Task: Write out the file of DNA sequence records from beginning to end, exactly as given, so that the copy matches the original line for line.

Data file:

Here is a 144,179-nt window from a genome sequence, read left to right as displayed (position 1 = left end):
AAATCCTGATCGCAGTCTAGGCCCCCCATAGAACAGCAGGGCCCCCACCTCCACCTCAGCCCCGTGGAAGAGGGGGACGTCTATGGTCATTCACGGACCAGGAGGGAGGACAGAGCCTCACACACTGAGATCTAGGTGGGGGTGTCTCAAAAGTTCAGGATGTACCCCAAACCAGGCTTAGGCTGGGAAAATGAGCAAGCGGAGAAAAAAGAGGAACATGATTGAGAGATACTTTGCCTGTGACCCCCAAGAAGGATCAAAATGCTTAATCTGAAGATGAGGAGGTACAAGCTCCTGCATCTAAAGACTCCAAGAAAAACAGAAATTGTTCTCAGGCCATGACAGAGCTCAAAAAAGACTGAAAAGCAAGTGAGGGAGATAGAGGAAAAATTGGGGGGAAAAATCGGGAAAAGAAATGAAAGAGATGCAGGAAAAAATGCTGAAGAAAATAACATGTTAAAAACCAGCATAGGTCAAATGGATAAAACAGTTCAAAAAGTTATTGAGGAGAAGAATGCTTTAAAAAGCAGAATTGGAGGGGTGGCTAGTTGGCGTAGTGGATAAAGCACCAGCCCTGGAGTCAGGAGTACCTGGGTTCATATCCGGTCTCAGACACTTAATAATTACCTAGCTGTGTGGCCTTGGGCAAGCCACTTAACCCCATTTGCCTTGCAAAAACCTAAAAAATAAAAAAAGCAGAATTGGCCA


Here is a 144,179-nt window from a genome sequence, read left to right as displayed (position 1 = left end):
AAATCCTGATCGCAGTCTAGGCCCCCCATAGAACAGCAGGGCCCCCACCTCCACCTCAGCCCCGTGGAAGAGGGGGACGTCTATGGTCATTCACGGACCAGGAGGGAGGACAGAGCCTCACACACTGAGATCTAGGTGGGGGTGTCTCAAAAGTTCAGGATGTACCCCAAACCAGGCTTAGGCTGGGAAAATGAGCAAGCGGAGAAAAAAGAGGAACATGATTGAGAGATACTTTGCCTGTGACCCCCAAGAAGGATCAAAATGCTTAATCTGAAGATGAGGAGGTACAAGCTCCTGCATCTAAAGACTCCAAGAAAAACAGAAATTGTTCTCAGGCCATGACAGAGCTCAAAAAAGACTGAAAAGCAAGTGAGGGAGATAGAGGAAAAATTGGGGGGAAAAATCGGGAAAAGAAATGAAAGAGATGCAGGAAAAAATGCTGAAGAAAATAACATGTTAAAAACCAGCATAGGTCAAATGGATAAAACAGTTCAAAAAGTTATTGAGGAGAAGAATGCTTTAAAAAGCAGAATTGGAGGGGTGGCTAGTTGGCGTAGTGGATAAAGCACCAGCCCTGGAGTCAGGAGTACCTGGGTTCATATCCGGTCTCAGACACTTAATAATTACCTAGCTGTGTGGCCTTGGGCAAGCCACTTAACCCCATTTGCCTTGCAAAAACCTAAAAAATAAAAAAAGCAGAATTGGCCA